What is beyond dispute is the number of Congressional hearings into the matter. It’s the same as the number of races Orb has won since the Kentucky Derby.

Meanwhile, the proposed legislation under consideration by the Subcommittee on Commerce, Manufacturing and Trade to bring racing under federal scrutiny is the third in two years. Which do you consider more crucial to the nation’s future: whacked out lawmakers or juiced horses?

This in no way should be construed as a defense of illegal drug use in racing. The cheaters, when they are caught, should be severely punished. Richard Dutrow should not be the rule not the exception.

What’s more, fixing races is a criminal offense. Those caught committing serious violations, as opposed to miniscule drug overages, should face hard time.

Three trainers and a clocker at Penn National were charged Friday with race-fixing. The story said they could face from 20 to 45 years in prison and a half-million dollars in fines. History teaches there is a fat chance penalties so severe will be ordered even if they are convicted totally as charged.

If hard time was handed down more often for race fixing, it would go a long way toward discouraging chicanery.

It takes only a little common sense to identify likely outlaws. When a five percent trainer most of his life starts winning with 40 percent of his starters and routinely moves up claims from Hall of Fame caliber trainers, you know something is up. Fail to include this into your handicapping regimen at your own risk.

A catalyst for the latest round of grandstanding is the unchallenged exaggeration that drug usage is rampant and killing horse racing. “The perception is that drug use in racing has become pervasive,” said Rep. Lee Terry (R.-Neb.). The Jockey Club contributed to this hysteria with its study that most racing fans share the perception that trainers are using performance enhancing drugs.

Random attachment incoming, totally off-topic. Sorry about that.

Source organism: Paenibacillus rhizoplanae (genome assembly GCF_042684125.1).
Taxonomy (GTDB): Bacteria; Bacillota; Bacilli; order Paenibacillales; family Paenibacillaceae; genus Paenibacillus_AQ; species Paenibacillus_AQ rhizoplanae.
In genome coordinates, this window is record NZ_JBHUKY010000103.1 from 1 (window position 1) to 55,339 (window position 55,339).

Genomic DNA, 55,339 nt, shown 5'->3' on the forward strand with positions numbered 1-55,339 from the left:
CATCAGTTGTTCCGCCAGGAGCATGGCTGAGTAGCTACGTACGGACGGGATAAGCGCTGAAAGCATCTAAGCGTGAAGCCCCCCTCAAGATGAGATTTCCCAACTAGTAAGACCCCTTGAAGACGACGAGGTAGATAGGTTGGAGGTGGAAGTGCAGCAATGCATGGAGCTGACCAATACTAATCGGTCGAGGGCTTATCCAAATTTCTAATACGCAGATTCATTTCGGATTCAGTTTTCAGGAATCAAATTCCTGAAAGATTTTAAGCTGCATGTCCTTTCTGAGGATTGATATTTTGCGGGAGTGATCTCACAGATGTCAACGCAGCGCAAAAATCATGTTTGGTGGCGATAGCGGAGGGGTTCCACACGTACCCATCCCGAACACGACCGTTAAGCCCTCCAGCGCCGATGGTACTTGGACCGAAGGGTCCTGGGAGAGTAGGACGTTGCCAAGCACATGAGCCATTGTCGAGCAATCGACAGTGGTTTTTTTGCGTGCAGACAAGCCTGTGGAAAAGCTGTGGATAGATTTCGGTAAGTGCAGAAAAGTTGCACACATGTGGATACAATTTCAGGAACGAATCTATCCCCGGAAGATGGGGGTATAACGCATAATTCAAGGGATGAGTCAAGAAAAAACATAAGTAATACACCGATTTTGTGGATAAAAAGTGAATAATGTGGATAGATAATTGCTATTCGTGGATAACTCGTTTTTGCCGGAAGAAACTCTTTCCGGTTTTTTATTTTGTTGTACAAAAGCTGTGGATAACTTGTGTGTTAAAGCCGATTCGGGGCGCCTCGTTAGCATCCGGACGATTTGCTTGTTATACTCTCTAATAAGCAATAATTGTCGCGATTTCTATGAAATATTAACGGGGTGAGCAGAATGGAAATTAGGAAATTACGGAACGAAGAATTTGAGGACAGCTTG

So what? It's how people act on such perceptions that matter.

Many Americans also share the perception that their elected officials are “crooks.” This is how Congress gets a 9 percent approval rating. Yet incumbents have an extraordinary success rate when they run for re-election.

People always look for others to blame for their failings. They lose a race, the winner is juicing. Fans might bitch about drug abuse but this doesn’t turn them off to the sport. Handle keeps rising at many venues, including the Breeders' Cup and those that aren't up are down by insignificant margins.

Money spent at the blue chip horse auctions continues to go through the roof.

There are two full-time horse racing channels. It wasn’t that long ago that the only TV exposure racing got was the Triple Crown races.

These positive developments are taking place as racing is being challenged by new competition from casinos and other forms of legal gambling, which siphon untold amounts of discretionary income that used to find its way to race tracks.

Does this sound like a sport in its death throes?

Naysayers counter by pointing to declining attendance at race tracks. This is a specious argument in an era of widespread simulcast venues as well as the availability of live coverage morning through night via computer, smart phones and TV.

Truth be known, racing’s alleged drug problems are a pet issue of The New York Times, which has declared a jihad against the sport. When The Times makes an issue of anything, Washington jumps to attention. Hence the latest hearings.

Just as with its unwavering support of Obamacare despite daily revelations of its shortcomings, including from former champions such as President Clinton, The Times never lets facts get in the way as it practices advocacy journalism on its news pages.

Phil Hanrahan, chief executive of the NHBPA, was quoted in the Racing Form citing statistics from the Association of Racing Commissioners International that 99.97 of all post-race drug tests come back clean of serious performance-enhancing drugs.

Lest anyone think I’m a total naïf, I have no doubt that racing’s 99.97 figure is partially a product of the cheaters always being one step ahead of the tests. But the good guys are catching up.

Hanrahan contended the 99.97 percent figure proves that federal intervention is not needed. “The job is already being done.”

OK, that’s an overstatement but to no greater degree than those who allege that every horse is juiced and every race is fixed.

Written by Tom Jicha